September 2011 | nautilusint.org
| telegraph | 07 NEWS
Royal Navy goes to the rescue of bulker boarded in the Red Sea
AThe Royal Navy frigate HMS Monmouth went to the aid of
a Maltese-flagged bulk carrier attacked by pirates in the southern Red Sea last month, pictured left. The 24 Filipino crew members
onboard the 68,438dwt Caravos Horizon sent out a distress message and retreated to a citadel after being boarded by six armed men. The frigate —which was 90 miles away at the time — sent a
helicopter to assess the situation. Flight crew said there appeared to be no sign of the attackers and only a ladder over the side of ship. A team of Royal Marine
Commandos, backed up by a Royal Navy boarding team, was put onboard the Greek-owned bulker by helicopter and boats. They systematically worked their way through the vessel ensuring it was clear of intruders before freeing the
Flags unite on piracy Three leading registers agree to cooperate in attempt to highlight ‘human cost’ to seafarers P
Three of the biggest flag states, together accounting for around 40% of the world merchant fleet,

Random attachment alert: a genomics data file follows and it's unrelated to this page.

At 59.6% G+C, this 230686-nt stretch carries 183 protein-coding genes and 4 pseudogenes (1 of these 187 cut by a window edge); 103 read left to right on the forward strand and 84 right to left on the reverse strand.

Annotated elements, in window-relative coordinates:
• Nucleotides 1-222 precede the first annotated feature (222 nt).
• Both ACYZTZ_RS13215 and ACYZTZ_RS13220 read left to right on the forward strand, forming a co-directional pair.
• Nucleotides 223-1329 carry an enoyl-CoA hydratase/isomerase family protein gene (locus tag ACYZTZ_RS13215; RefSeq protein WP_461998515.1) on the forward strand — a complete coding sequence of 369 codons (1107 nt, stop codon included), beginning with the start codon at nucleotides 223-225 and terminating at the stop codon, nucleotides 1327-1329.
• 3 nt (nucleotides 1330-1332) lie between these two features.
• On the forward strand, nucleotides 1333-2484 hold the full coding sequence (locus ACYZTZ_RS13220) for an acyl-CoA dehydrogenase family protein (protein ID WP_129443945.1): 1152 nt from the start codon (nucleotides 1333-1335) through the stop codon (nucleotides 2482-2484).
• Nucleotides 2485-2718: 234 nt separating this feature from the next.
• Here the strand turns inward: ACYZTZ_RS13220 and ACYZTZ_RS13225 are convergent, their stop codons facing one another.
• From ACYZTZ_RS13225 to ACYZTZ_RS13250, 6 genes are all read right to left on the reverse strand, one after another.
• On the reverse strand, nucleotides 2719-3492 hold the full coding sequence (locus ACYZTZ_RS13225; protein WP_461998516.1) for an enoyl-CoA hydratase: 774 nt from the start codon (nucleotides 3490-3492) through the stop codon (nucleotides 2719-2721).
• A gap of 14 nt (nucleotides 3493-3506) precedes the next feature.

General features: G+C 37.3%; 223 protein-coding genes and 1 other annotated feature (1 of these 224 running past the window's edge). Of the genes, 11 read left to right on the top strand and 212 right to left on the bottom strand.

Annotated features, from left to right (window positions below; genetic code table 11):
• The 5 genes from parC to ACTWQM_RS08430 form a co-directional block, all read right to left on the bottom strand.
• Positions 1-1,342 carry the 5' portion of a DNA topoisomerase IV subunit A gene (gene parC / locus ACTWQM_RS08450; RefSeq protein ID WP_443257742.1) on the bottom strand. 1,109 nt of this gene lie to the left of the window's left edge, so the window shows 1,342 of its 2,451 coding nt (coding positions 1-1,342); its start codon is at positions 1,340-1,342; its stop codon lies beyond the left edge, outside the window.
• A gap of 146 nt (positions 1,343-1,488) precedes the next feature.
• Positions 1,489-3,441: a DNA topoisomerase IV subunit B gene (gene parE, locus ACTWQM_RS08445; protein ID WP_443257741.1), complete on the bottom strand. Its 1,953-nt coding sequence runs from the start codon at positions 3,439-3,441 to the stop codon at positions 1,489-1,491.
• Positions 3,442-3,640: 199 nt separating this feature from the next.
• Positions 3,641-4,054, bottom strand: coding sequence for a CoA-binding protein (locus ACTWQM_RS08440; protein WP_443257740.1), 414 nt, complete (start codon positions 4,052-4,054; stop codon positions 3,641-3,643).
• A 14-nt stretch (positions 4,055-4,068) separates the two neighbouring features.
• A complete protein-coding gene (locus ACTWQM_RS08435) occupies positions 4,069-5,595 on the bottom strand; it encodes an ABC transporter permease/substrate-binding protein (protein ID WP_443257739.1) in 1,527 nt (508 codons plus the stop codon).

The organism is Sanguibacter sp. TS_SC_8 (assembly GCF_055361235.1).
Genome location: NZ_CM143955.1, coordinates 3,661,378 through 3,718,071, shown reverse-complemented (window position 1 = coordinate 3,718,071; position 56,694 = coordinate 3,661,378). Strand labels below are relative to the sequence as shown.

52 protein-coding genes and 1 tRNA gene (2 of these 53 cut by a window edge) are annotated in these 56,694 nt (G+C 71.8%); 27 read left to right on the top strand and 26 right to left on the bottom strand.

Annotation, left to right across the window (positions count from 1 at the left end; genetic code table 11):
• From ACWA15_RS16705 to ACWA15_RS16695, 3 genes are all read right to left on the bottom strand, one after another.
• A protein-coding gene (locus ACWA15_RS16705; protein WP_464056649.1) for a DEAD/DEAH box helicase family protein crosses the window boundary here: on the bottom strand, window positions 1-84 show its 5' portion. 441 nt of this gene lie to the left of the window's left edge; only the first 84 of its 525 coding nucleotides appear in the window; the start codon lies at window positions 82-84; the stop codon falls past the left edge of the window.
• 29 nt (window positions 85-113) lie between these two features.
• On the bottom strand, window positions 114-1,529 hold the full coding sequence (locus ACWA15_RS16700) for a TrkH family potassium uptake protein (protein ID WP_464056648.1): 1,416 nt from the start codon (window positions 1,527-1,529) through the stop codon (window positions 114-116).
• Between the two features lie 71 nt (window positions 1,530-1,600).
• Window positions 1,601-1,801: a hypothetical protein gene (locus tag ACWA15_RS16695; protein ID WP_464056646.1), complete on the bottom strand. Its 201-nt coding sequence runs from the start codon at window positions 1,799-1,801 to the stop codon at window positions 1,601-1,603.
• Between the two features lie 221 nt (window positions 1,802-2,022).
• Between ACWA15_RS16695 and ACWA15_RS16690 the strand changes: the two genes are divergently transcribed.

have signed an information-sharing agreement to highlight the human cost of piracy.
In a declaration agreed in Washington
last month, representatives of the Liber- ian, Marshall Islands and Panamanian registries expressed concern that acts of violence against seafarers by pirates are going unnoticed and under-reported. The declaration notes the ‘significant
sensitivities’ associated with information about violence and intimidation against seafarers. In an attempt to overcome this,
the agreement commits the flag states to pool information on the mistreatment of seafarers at the hands of pirates. They will supply the International Mar- itime Bureau with reports on incidents, but with seafarers’ names, the names of the vessels, owners, operators and flag states omitted to protect identities and privacy. In turn, the IMB will collate and dissem-
inate aggregated data of the levels of vio- lence.